Can you work out how to balance this equaliser? You can put more than one weight on a hook.
Frances and Rishi were given a bag of lollies. They shared them out evenly and had one left over. How many lollies could there have been in the bag?
Ben and his mum are planting garlic. Use the interactivity to help you find out how many cloves of garlic they might have had.
Help share out the biscuits the children have made.
Pat counts her sweets in different groups and both times she has some left over. How many sweets could she have had?
This activity focuses on doubling multiples of five.
"Ip dip sky blue! Who's 'it'? It's you!" Where would you position yourself so that you are 'it' if there are two players? Three players ...?
Can you complete this jigsaw of the multiplication square?
What do the numbers shaded in blue on this hundred square have in common? What do you notice about the pink numbers? How about the shaded numbers in the other squares?
Got It game for an adult and child. How can you play so that you know you will always win?
Find the squares that Froggie skips onto to get to the pumpkin patch. She starts on 3 and finishes on 30, but she lands only on a square that has a number 3 more than the square she skips from.
Andrew decorated 20 biscuits to take to a party. He lined them up and put icing on every second biscuit and different decorations on other biscuits. How many biscuits weren't decorated?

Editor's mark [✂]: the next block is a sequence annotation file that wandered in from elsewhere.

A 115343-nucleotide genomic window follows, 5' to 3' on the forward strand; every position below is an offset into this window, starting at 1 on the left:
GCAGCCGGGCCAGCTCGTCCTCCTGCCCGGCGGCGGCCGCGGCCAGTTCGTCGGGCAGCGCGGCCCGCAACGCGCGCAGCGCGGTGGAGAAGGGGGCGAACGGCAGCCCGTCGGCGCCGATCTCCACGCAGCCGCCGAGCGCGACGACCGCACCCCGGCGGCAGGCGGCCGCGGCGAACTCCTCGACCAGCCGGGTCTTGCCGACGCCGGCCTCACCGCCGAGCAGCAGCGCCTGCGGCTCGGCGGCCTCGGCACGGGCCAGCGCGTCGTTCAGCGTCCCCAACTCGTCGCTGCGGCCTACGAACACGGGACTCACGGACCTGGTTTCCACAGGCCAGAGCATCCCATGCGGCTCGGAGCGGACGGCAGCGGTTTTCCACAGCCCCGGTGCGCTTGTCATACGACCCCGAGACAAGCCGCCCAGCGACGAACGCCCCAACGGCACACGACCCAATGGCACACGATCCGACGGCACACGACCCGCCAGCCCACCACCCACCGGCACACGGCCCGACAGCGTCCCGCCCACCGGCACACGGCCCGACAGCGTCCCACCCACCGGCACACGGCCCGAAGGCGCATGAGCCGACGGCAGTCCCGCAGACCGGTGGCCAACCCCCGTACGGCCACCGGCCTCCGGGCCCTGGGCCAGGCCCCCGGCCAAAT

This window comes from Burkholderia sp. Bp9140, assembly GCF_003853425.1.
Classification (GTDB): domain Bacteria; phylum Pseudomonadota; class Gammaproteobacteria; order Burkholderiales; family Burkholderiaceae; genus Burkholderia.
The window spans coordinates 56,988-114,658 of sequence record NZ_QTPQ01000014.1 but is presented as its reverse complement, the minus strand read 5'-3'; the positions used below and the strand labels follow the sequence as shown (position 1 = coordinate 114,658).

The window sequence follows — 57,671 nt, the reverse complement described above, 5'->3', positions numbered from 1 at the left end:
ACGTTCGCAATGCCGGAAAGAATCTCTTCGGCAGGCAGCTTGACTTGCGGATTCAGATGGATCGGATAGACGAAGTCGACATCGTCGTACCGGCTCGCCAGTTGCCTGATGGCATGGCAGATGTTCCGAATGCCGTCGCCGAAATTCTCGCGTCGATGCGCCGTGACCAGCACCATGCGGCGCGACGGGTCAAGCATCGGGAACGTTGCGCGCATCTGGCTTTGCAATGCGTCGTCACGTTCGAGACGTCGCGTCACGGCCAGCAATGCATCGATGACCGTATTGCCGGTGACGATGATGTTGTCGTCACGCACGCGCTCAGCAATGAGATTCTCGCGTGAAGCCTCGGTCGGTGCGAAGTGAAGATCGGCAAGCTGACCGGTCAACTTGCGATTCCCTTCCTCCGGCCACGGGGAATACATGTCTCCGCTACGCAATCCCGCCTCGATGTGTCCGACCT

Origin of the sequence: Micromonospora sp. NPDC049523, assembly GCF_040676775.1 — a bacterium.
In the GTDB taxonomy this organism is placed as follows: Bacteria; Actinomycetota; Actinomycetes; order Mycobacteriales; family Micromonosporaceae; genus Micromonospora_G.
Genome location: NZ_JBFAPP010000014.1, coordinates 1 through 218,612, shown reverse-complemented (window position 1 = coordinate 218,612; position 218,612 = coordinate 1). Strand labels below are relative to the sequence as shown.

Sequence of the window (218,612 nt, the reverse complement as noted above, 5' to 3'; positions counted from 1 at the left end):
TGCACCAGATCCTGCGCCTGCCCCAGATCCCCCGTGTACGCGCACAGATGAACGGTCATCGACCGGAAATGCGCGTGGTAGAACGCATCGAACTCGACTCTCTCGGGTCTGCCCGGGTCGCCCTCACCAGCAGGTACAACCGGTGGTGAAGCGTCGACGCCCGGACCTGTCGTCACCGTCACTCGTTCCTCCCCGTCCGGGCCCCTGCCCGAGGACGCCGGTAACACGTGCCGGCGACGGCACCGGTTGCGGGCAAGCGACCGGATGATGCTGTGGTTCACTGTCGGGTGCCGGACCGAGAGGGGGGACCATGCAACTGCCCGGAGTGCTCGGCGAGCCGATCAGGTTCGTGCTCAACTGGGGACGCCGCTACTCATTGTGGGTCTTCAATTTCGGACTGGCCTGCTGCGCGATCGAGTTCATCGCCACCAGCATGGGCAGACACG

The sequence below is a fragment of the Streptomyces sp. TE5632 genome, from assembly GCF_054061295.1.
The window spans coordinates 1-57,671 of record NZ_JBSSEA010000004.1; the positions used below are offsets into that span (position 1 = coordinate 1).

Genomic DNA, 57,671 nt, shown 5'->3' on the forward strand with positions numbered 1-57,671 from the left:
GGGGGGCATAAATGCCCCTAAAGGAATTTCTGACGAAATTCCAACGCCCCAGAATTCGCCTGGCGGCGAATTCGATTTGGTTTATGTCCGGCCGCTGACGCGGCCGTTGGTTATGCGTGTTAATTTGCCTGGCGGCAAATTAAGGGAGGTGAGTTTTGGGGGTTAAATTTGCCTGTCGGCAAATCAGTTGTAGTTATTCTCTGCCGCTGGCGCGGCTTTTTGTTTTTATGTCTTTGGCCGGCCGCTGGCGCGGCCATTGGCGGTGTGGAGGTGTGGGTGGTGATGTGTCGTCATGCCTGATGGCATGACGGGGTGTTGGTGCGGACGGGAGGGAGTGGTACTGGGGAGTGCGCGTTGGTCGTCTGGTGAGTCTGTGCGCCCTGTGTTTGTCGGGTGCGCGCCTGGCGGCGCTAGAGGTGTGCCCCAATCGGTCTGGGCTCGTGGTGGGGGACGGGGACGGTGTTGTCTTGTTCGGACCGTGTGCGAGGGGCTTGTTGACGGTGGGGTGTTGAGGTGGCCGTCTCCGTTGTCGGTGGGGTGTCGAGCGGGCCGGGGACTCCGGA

Investigate the smallest number of moves it takes to turn these mats upside-down if you can only turn exactly three at a time.
Arrange the four number cards on the grid, according to the rules, to make a diagonal, vertical or horizontal line.
Starting with the number 180, take away 9 again and again, joining up the dots as you go. Watch out - don't join all the dots!
A game for 2 or more people. Starting with 100, subratct a number from 1 to 9 from the total. You score for making an odd number, a number ending in 0 or a multiple of 6.
In a square in which the houses are evenly spaced, numbers 3 and 10 are opposite each other. What is the smallest and what is the largest possible number of houses in the square?
Mr Gilderdale is playing a game with his class. What rule might he have chosen? How would you test your idea?
If you have only four weights, where could you place them in order to balance this equaliser?
How many trains can you make which are the same length as Matt's, using rods that are identical?
Investigate which numbers make these lights come on. What is the smallest number you can find that lights up all the lights?
Find the words hidden inside each of the circles by counting around a certain number of spaces to find each letter in turn.
A game for 2 people using a pack of cards Turn over 2 cards and try to make an odd number or a multiple of 3.
Which is quicker, counting up to 30 in ones or counting up to 300 in tens? Why?
An environment which simulates working with Cuisenaire rods.
On a farm there were some hens and sheep. Altogether there were 8 heads and 22 feet. How many hens were there?